Strong Fathers, Strong Daughters

Principal’s Perspective: Strong Fathers, Strong Daughters

Teaching Your Child Humility

The following is an excerpt from Dr. Meg Meeker’s book Strong Fathers, Strong Daughters. Dr. Meeker is a pediatrician practicing medicine in Traverse City. Her heart felt wisdom also applies to developing strong mothers and sons.

Many parents roll their eyes at the word humility. We associate it with weakness, and we don’t want our daughters (sons) to be weak or easily manipulated. We want them strong, self-sufficient and independent. But genuine humility is the starting point for every other virtue. Humility means having a proper perspective of ourselves and seeing ourselves as we really are. It also means knowing that every person has equal worth.

Teaching humility will demand more of you as a father (mother). Humility doesn’t make sense unless it is modeled. If you live it, she will get it. Humility can be hard for many men to embrace. But not embracing it is a dangerous game of self-deception. Many successful men embody humility. They are successful professionally, intellectually, and emotionally because they understand life is bigger than they are. A father’s humility is a gift to his daughter.

I know it sounds like an oxymoron to say humility will make your daughter feel more significant, but here is why it’s true. To fulfill her potential, your daughter needs to understand who she is and where she’s going. Her understanding of this must to be accurate. If all you do is bolster her self-esteem with praise, she’ll eventually see through that, and she’ll wind up feeling frustrated. She will wonder: “Is this the reason my parents love me so much? Am I worth more to my dad if I perform better?” If she doesn’t understand the virtue of humility, she’ll start looking in the wrong places to feel better about herself.

Humility brings with it a deep joy and satisfaction because it keeps us from becoming manically self-absorbed. Keep your daughter’s world larger than herself and her talents. Gently guide her to recognize her strengths and limitations. Let her fail. Let her know that you still love her when she fails. Let her know she is valuable for who she is, not for what she does. Here is one of life’s greatest lessons: people are valuable because they are human, God’s creation, not because of what they do.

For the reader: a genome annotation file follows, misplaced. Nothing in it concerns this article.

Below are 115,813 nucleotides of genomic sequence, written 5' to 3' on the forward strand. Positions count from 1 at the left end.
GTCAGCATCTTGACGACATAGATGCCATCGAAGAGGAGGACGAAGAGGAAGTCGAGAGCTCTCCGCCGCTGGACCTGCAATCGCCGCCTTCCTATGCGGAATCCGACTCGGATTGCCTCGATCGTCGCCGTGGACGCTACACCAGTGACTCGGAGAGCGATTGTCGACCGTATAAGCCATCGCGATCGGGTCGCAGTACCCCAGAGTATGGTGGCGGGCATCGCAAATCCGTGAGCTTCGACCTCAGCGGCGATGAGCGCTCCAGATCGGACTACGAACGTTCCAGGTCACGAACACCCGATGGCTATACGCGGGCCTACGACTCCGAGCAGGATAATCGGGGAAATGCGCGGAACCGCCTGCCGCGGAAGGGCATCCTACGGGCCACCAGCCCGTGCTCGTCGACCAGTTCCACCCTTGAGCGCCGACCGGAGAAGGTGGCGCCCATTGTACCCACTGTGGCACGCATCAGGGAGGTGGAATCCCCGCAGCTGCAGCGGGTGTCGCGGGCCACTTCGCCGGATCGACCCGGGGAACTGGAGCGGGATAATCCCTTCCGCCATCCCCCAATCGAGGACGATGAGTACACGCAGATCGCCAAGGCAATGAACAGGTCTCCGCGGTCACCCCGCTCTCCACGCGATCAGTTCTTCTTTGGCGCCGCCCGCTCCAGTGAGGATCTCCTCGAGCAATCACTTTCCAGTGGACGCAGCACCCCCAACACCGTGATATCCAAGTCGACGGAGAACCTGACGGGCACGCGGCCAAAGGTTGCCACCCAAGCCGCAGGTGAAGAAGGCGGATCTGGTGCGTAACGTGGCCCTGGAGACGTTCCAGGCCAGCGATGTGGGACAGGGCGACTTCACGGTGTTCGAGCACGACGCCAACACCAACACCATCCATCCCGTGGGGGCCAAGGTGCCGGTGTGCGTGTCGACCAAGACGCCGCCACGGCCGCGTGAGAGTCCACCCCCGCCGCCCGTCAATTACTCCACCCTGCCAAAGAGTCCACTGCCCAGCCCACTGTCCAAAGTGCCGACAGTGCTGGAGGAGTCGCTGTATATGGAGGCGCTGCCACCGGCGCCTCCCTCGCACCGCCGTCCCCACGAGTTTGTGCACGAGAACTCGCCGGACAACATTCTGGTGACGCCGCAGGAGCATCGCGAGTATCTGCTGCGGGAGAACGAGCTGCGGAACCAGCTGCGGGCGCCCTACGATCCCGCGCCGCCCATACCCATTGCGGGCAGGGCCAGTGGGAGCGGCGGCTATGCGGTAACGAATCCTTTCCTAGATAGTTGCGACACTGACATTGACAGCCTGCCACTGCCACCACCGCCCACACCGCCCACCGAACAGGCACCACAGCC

Rather than speaking words of praise, which looks at superficial abilities and attributes, offer her words of encouragement. There is a big difference. Praise focuses on talents and beauty (example: you are so pretty, you are so smart, you are cool.). Encouragement notices inner qualities of effort, principles, and acts of virtues (example: You worked really hard on that assignment. You were patient with your brother. You were very helpful to your mom.). Research shows words of encouragement last a lifetime and enhance the child’s desire to continue to grow. Praise is hollow and does not provide a lasting impression on the child.

Girls who have the gift of humility are better placed to have deeper, longer-lasting friendships. Humility will prevent bullying and being bullied. With humility, your daughter is free to enjoy people for who they are; she’ll have no haughty desire to hurt people (social media). To escape the suffocation of self-centeredness, we must recognize that God is the source of all our power, intellect, and talents. God has filled your daughter with unimaginable gifts. Humility teaches her that these are in fact “gifts” for which she should be grateful, not proud. We can touch our child’s life for eternity by touching her heart during childhood.

(The wisdom above applies to raising sons, too.)


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